Day of the Dead (Día de los Muertos) celebrations in Mexico honor those who have passed and serve as a memento mori to remind us of our own mortality. Greeting the Grim Reaper with a grin and an elbow to the bony ribs, art celebrating Day of the Dead depict skeletons – both human and animal – engaging in everyday activities, affirming there is indeed life after death.
One of the most fascinating forms of this art is the sugar skull. Brought to Mexico in the seventeenth century by Italian missionaries, sugar art was originally used year round as altar offerings and decorations. Now associated most with Day of the Dead, artists create these symbols in various mediums. The sugar skull motif can be found on clothing and in tattoos, jewelry and murals.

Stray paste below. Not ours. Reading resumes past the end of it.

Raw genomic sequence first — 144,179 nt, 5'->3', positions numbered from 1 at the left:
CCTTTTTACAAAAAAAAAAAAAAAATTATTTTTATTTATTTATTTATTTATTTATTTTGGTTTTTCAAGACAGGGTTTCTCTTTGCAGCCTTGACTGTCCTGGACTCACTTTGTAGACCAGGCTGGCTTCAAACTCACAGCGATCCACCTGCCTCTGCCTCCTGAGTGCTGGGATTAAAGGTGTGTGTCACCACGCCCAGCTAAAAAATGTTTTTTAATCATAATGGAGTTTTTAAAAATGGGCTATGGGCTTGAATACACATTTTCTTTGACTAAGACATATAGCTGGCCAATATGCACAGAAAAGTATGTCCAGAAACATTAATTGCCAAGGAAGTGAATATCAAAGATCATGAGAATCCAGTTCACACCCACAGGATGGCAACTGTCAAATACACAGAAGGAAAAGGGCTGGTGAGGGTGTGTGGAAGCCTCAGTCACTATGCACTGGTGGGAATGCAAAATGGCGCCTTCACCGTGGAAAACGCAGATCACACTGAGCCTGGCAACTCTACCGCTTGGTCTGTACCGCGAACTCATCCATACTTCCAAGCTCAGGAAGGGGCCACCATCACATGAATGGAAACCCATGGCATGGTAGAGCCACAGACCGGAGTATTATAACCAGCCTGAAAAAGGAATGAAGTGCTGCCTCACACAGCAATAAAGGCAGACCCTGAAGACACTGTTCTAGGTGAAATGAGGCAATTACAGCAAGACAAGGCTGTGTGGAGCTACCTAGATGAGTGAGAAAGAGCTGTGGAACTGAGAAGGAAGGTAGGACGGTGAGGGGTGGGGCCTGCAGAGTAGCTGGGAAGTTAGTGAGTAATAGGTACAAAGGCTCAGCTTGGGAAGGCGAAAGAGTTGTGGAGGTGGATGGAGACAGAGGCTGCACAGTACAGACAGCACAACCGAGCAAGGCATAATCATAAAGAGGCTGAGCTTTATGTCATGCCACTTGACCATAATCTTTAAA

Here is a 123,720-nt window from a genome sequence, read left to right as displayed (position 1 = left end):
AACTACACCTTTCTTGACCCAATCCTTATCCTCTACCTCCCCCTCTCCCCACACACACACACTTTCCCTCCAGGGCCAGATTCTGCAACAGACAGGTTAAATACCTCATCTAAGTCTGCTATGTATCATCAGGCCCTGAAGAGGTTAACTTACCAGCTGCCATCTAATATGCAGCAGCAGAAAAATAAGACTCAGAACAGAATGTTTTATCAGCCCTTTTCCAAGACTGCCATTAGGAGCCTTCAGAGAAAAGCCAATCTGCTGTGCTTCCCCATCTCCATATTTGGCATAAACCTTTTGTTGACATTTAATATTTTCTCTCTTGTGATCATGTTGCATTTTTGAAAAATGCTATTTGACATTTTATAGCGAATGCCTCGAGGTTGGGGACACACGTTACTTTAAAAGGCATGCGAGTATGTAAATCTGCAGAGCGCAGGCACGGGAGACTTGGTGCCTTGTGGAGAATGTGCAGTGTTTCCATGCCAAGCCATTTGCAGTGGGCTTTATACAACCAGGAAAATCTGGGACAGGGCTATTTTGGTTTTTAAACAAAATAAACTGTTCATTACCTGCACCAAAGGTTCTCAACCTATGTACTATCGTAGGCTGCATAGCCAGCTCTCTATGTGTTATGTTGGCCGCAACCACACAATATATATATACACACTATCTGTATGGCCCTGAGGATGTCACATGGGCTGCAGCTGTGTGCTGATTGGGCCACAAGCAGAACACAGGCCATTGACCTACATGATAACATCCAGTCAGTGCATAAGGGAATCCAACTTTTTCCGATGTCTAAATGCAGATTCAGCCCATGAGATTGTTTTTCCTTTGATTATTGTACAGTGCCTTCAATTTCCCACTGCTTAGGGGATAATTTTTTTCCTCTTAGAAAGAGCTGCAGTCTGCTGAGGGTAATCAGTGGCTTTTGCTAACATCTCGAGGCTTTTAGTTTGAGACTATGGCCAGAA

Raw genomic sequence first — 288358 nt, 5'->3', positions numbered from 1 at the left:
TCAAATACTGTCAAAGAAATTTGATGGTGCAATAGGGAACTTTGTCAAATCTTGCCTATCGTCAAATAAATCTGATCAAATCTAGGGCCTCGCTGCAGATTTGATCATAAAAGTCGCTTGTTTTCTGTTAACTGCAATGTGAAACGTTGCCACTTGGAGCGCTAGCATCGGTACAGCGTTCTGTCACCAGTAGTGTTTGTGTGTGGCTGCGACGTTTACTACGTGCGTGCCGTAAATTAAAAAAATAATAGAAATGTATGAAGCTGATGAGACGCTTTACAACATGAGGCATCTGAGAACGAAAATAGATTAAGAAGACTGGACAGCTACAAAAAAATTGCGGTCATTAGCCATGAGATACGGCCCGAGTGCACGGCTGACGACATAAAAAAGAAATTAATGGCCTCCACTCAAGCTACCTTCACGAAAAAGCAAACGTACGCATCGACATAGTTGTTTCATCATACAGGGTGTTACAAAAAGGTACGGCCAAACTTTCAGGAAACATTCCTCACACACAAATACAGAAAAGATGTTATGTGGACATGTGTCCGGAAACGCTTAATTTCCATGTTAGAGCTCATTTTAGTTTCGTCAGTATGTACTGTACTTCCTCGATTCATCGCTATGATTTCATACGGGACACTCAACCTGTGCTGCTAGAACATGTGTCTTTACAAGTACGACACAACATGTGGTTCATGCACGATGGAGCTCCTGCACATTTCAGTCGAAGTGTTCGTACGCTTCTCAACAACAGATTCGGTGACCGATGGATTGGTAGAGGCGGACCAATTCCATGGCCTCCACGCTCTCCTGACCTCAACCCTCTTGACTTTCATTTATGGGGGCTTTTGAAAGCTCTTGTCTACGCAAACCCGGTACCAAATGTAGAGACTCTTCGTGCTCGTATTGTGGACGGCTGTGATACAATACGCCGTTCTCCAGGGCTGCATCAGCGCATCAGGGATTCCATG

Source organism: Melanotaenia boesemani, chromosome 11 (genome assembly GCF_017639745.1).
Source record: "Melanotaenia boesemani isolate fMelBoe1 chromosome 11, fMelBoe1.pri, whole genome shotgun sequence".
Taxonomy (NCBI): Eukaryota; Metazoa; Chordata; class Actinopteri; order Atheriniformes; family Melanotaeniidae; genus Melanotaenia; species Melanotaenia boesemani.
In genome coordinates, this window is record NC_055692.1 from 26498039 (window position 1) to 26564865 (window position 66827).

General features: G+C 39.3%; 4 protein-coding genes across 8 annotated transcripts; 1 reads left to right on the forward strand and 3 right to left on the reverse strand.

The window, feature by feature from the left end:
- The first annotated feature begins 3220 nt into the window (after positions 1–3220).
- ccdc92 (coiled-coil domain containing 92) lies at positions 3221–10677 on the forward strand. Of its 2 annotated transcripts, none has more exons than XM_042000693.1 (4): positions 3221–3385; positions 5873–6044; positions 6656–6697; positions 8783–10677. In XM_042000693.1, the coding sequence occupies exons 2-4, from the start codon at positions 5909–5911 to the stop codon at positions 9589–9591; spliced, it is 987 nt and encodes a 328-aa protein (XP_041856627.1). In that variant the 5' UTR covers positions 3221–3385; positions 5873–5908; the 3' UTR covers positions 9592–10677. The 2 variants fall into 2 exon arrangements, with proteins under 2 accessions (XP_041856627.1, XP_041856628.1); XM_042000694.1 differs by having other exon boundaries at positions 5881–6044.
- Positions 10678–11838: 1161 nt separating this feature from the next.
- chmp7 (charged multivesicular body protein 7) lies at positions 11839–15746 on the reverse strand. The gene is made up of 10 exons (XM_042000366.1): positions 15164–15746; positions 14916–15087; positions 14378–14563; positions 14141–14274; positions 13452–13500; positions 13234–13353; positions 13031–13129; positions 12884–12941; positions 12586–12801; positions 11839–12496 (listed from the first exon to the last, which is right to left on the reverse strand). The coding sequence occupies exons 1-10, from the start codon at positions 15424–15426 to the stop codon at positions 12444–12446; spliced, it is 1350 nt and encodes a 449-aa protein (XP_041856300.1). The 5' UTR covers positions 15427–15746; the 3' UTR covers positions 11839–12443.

Whether in paint or frosting, the elaborate designs of sugar skull art are symbolic of life in death. Flowers bloom around empty eye sockets, and sunbeams radiate from skeletal brows. The sugar skull’s juxtaposition of sweetness and death is at the heart of Día de los Muertos – we laugh and we grieve, and we laugh again.
Excerpt from Day of the Dead 2014 Wall Calendar
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